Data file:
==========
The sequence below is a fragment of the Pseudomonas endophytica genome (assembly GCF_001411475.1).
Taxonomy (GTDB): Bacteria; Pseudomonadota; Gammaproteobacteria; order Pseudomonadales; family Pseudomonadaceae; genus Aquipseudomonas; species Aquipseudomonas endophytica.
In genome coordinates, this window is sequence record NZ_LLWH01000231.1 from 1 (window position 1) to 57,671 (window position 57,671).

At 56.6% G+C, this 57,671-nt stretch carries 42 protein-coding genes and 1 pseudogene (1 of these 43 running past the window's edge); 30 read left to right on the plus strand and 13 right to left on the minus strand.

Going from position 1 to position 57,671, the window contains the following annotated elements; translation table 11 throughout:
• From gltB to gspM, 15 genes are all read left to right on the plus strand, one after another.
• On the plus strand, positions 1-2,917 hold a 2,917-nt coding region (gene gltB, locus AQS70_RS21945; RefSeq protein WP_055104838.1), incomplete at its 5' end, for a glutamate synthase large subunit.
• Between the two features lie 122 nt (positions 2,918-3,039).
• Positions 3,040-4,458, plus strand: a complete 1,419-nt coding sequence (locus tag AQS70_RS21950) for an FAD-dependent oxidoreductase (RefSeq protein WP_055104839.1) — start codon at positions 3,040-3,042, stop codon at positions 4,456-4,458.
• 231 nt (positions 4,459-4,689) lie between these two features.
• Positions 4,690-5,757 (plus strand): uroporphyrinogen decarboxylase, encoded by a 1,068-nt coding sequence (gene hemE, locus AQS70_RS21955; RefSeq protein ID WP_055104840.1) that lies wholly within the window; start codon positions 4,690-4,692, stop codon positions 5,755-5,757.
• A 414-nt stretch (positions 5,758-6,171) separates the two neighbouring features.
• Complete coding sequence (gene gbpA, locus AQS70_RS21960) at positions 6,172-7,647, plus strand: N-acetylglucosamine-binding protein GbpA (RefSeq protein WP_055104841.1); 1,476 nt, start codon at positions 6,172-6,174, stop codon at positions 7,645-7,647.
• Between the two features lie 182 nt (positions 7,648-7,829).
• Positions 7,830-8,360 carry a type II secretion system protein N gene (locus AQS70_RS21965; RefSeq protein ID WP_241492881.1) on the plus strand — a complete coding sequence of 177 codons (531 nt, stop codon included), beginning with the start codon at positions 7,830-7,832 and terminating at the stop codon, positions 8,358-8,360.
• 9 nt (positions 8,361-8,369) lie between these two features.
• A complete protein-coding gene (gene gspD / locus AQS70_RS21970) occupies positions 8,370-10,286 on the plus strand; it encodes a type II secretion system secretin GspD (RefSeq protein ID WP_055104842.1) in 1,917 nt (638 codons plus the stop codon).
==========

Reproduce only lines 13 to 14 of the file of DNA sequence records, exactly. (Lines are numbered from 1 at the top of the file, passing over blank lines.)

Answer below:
• Complete coding sequence (gene gbpA, locus AQS70_RS21960) at positions 6,172-7,647, plus strand: N-acetylglucosamine-binding protein GbpA (RefSeq protein WP_055104841.1); 1,476 nt, start codon at positions 6,172-6,174, stop codon at positions 7,645-7,647.
• Between the two features lie 182 nt (positions 7,648-7,829).